A few weeks ago I had the opportunity to do one of the coolest and hardest things I’ll likely ever do. I joined three other gentlemen from our church—Shaun Kell, Doug Thompson, and Troy Tarpley—in a rim-to-rim run/hike of the Grand Canyon.
It’s hard to put into words the experience of simply gazing over the rim of the canyon and seeing the expanse of an inverted mountain (it’s roughly 12,000 feet from the rim to the canyon floor). But to go down into this expanse and see it up close was another thing altogether.
For instance, what appears from the top to be the bottom of the canyon is really only a plateau about halfway down. The canyon goes into steep decline at the level known as the “Redwall Limestone,” with the rest of the descent hidden from view from the top.
Likewise, from the bottom of the canyon, standing on the banks of the Colorado River the giant cliffs overhead appear to be the rim, and yet they only rise about 3,000—just a quarter of the full canyon depth.
The scale boggles the mind—or as Shaun put it, “bottles” the mind; it makes words hard to come by and even stifles the imagination.
What does it mean to put one’s hand on a rock that is 1.8 billion years old—half the age of the earth?
Or to soak one’s feet in the river whose constant motion over the past 5 to 6 million years is responsible for the whole thing, slowly pulling away bits of rock and sand, at a pace utterly ambivalent to human life?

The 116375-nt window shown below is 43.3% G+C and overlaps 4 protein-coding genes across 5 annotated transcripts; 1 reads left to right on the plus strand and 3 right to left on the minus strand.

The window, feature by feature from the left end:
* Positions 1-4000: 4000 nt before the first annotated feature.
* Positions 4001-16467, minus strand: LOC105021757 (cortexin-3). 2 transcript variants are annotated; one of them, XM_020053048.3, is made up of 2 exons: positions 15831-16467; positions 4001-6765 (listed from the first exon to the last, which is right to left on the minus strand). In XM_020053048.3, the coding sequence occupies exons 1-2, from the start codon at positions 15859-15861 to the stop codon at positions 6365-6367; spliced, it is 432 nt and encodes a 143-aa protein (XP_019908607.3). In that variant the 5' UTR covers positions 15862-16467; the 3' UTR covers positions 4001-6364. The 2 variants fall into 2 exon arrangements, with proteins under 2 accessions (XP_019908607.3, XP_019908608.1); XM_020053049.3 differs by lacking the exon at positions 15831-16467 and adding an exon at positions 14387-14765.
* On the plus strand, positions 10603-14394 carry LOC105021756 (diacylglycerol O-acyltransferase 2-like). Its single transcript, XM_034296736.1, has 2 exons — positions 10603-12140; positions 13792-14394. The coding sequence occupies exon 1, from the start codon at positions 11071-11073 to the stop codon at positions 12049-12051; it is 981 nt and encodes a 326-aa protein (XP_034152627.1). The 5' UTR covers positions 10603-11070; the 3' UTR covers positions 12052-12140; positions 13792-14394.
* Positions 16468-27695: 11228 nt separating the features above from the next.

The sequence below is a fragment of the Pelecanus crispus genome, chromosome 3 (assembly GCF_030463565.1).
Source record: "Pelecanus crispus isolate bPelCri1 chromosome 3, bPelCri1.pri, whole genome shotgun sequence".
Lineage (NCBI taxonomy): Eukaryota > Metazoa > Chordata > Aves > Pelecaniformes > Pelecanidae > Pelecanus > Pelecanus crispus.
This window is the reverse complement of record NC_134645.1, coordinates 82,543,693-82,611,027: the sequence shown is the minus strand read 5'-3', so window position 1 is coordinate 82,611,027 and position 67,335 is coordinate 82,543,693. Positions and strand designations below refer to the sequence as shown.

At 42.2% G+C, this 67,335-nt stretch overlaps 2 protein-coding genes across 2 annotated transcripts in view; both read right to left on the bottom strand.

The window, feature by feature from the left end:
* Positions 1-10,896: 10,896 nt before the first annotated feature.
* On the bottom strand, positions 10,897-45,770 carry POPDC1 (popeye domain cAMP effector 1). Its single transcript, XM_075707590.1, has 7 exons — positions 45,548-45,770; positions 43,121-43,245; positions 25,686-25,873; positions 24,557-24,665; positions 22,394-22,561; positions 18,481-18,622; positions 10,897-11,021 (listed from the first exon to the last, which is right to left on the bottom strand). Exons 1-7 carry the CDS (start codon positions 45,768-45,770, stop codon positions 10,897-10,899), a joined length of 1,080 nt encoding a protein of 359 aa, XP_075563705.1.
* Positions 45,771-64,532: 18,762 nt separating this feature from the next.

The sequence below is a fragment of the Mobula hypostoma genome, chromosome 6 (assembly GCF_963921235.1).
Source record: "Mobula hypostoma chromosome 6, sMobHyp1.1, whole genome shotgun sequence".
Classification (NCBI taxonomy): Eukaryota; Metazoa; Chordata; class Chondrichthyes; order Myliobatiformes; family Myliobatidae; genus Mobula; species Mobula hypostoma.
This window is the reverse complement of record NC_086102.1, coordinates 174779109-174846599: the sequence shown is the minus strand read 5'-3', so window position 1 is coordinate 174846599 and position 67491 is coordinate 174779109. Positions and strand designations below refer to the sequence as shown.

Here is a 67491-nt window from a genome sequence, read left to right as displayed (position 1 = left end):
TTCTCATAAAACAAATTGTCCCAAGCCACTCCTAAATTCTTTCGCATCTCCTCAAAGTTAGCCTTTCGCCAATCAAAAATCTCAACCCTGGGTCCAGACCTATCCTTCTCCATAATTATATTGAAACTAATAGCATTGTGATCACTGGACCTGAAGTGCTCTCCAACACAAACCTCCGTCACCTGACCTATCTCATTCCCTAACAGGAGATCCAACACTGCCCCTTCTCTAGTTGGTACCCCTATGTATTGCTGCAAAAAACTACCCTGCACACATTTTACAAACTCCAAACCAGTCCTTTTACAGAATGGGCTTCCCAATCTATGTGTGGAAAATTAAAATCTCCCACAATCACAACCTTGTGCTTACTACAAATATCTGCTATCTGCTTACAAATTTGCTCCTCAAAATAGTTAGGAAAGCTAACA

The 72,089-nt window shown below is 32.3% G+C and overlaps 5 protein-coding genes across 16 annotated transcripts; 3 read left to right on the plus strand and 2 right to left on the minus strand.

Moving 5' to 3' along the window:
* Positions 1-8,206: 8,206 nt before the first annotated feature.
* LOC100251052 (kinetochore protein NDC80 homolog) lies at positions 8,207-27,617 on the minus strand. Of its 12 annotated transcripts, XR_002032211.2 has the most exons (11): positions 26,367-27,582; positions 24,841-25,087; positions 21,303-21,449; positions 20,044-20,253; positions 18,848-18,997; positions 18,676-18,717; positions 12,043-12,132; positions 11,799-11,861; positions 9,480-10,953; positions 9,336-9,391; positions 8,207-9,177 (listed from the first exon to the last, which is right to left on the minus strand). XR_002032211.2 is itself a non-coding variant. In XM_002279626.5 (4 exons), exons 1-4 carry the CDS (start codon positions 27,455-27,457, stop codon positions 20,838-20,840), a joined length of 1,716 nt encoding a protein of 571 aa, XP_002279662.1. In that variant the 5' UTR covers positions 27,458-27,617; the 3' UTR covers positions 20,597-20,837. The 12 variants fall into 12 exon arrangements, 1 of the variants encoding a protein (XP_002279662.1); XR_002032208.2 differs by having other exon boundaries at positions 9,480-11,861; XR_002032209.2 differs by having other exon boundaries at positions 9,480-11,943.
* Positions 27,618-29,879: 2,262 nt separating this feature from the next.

It’s no wonder the canyon has been set aside as a holy place by the Hopi people, and other indigenous groups who have made the canyon their home for thousands of years.
Even within Christinanity there has long been a notion of the “Scripture of nature,” or the belief that the creator is best known through the creation. That the natural world has much to tell us about God and ourselves.
So it is with respect to this tradition of the “Scripture of nature” that I offer the following observations and reflections on our time in the canyon:
It is good and right, at least on occasion, to be reminded of our smallness. There are certainly times when we must be reminded that the God of creation loves us and knows us by name. But other times it is necessary to be reminded that against the scale of the universe we are but dust. The truth of human life is found in the balance of these two realities.
There is beauty to be found even in loss. We think of beauty most often as having to do with some notion of wholeness or completion. The canyon stands as a gaping hole cutting a plateau in half through the displacement of sand and rock. It is a wound, and yet it is utterly beautiful, and rich with life. The same can be true of our losses and our wounds, with time and reflection.
Change most often happens not by singular transcendent acts, but through small, consistent movement over a period of time. Sometimes for a long period of time! This is as true in social movements as it is in our own spiritual lives. Discipleship is, in the words of Eugene Peterson, “a long obedience in the same direction.” It is a series of small choices, small habits, rooted in compassion and fairness and generosity and grace that over time amount to a way of living.
The Grand Canyon is evidence that this slow change over time is how mountains are literally moved.